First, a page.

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Your Thursday Briefing – The New York Times

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Booster shots of the Pfizer-BioNTech coronavirus vaccine offer significant protection against the Omicron variant, according to new laboratory tests, the pharmaceutical companies announced yesterday.

Blood samples obtained from people one month after their booster shot showed neutralizing antibodies against Omicron of comparable levels to those offered against a previous version of the virus after two doses, the companies said. Those who had received only two doses had much lower antibody levels against the variant compared with an earlier version of the virus.

The laboratory tests cannot determine for sure how the vaccines will perform in the real world, but the results seem to underscore the importance of booster shots. Pfizer’s chairman said that the company started developing a version of its vaccine targeting Omicron last month, and that it could be produced within 95 days. Moderna is on a similar path.

Ukraine, a former Soviet republic, is a partner — but not a member — of NATO, an American-led alliance explicitly created to counter the Soviet Union. Through that partnership, Ukraine has sent troops to fight in NATO missions in Iraq and Afghanistan, even as it does not benefit from actual membership and from NATO’s commitment to collective defense.

True membership has been pending since 2008, when NATO promised membership to Ukraine and to Georgia without specifying when or how. (That promise may never be fulfilled.) Russia lashed out against the offer, seeing it as a potential threat on its borders and a serious encroachment into the heart of its sphere of influence.

As thousands of Russian troops mass on Ukraine’s borders, NATO is, therefore, not bound by treaty to protect Ukraine militarily, nor is it likely to try. Asked on Wednesday about the possibility of dispatching U.S. forces to Ukraine, President Biden flatly ruled it out, telling reporters at the White House, “That is not on the table.”

Russian perspective: Vladimir Putin, the Russian leader, regards Ukraine as a fake country and an “inalienable part of Russia.” The promise of membership is to him a sign of a still-expansionist NATO that is committed to ripping Ukraine away from the Russian zone of influence.

Angela Merkel handed over the chancellery of Germany to Olaf Scholz yesterday, beginning a new chapter for Europe’s largest democracy. Scholz will lead the first center-left government in 16 years while trying to live up to the high expectations set by Merkel.

At the swearing-in, Scholz omitted the “so help me God” phrase in the traditional oath. The transition was harmonious, with kind words from Merkel and Scholz to each other. In her farewell remarks, Merkel called the chancellorship “one of the most beautiful duties there are.”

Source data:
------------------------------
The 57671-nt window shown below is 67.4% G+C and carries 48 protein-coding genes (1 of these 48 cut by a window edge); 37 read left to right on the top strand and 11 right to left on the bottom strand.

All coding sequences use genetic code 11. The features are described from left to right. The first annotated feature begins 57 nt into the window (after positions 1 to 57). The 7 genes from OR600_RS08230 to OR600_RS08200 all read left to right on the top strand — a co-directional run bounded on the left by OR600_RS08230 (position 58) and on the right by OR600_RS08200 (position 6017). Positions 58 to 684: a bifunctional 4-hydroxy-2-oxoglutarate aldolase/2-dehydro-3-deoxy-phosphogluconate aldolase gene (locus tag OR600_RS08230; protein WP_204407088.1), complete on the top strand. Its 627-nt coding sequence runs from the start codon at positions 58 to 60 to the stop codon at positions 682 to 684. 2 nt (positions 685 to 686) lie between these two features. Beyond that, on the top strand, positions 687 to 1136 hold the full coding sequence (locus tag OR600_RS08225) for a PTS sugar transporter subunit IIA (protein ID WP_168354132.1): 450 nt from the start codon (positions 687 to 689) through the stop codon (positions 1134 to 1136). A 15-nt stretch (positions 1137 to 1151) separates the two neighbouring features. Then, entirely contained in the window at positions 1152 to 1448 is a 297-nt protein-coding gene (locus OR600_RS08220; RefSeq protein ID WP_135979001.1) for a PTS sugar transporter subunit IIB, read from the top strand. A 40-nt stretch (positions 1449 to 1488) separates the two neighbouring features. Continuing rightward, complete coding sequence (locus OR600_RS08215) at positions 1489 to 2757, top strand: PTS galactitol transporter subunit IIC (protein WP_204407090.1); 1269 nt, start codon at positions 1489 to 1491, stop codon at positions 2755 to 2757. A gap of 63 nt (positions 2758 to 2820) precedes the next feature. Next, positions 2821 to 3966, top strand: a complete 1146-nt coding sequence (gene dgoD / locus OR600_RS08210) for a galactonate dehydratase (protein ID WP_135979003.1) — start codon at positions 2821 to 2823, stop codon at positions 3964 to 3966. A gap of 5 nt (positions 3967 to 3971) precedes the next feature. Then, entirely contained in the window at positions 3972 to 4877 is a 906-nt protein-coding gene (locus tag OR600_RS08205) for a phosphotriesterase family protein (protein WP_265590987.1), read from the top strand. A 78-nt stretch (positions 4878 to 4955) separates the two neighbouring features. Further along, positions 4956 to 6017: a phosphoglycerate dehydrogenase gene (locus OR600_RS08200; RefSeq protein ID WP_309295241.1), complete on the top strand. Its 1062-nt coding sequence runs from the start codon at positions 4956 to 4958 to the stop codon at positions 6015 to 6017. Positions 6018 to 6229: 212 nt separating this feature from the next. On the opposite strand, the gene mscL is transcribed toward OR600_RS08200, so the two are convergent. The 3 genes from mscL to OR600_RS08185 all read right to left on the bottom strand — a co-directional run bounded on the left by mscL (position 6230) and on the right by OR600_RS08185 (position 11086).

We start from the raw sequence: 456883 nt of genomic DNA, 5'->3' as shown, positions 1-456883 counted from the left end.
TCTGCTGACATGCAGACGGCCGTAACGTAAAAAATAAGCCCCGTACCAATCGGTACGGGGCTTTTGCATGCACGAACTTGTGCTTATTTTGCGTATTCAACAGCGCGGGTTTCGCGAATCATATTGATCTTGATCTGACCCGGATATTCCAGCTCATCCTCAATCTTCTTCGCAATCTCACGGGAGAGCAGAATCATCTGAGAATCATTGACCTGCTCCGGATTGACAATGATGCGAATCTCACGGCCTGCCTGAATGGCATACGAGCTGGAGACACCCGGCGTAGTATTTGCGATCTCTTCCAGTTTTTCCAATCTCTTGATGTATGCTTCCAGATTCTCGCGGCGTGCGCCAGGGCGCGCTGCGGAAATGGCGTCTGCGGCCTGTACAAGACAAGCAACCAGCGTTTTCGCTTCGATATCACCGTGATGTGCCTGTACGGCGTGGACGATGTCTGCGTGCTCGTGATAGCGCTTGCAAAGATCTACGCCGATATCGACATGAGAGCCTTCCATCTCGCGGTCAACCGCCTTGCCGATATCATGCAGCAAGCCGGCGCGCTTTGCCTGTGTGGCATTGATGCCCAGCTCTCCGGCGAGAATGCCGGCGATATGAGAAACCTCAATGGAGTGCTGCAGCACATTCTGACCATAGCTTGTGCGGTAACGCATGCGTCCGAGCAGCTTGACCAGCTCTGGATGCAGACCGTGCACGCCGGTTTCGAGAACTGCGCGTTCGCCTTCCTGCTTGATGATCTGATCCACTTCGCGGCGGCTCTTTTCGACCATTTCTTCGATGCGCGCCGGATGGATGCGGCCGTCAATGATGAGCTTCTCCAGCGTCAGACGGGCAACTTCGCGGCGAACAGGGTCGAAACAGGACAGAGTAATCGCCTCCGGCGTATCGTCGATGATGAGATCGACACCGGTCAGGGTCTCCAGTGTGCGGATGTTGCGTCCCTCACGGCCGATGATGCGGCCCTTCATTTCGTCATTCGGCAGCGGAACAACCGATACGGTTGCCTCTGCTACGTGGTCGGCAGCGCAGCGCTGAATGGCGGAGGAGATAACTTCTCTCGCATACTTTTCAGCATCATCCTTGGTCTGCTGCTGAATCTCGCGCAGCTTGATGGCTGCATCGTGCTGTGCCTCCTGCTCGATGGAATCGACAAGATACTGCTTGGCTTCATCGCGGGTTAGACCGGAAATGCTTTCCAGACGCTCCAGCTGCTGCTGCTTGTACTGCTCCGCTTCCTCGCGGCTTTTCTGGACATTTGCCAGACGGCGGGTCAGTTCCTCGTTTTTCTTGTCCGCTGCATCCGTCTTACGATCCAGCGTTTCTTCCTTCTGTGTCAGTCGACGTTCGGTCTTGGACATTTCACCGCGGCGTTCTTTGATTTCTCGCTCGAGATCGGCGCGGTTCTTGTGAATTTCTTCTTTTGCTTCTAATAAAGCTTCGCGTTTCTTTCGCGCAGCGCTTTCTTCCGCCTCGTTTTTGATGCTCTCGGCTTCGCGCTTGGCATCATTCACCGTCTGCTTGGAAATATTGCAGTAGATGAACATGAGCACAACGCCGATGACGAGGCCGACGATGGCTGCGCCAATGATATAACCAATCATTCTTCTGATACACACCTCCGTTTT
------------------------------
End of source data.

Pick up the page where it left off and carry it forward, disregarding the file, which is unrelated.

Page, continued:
Several crises demand Scholz’s immediate attention, chief among them the coronavirus pandemic and a possible Russian military invasion of Ukraine. He will also have to maintain European cohesion in the continuing wake of Britain’s departure from the E.U. and contend with Washington, an ally that has become less dependable in recent years.

End of an era: Under Merkel, Germany became Europe’s leading power for the first time in modern history. Look back at her tenure in photos.

When inconvenient news erupts on the Chinese internet, the censors jump into action. They took just 20 minutes to mobilize after Peng Shuai, the Chinese tennis star, accused Zhang Gaoli, a former vice premier, of sexual assault.

But after her subsequent disappearance caught the world’s attention, China has scrambled to control the narrative, leaning on the state news media, friendly foreigners and an army of bots.

At the Natural History Museum in London, the enormous, ferocious-looking replica T. rex often startles visitors with its animatronic moves and roaring sound effects. On Monday, that predatory edge was somewhat softened by a giant blue, red and green holiday sweater, Maria Cramer reports for The Times.

The turtleneck, which was made by the British knitwear company Jack Masters, fits snugly around the T. rex’s wide upper body and neck, then is tapered into sleeves short enough to encircle the dinosaur’s diminutive arms.

The process of making the sweater included around 100 hours of knitting time, fittings involving large step ladders and extra-long measuring tape, and a redesign after the sweater proved impossible to get over the dinosaur’s head. The final item measures nearly four feet around the neck, nine and a half feet around the shoulders and just over 10 feet around the body.

“There is nothing more funny than a jumper fitted for a dinosaur that has the tiniest arms in the world,” said Carla Treasure, a buyer at the museum. “I think it makes it slightly less scary.” (That said, a few children were still surprised into tears.)

Read more about the Christmas sweater.

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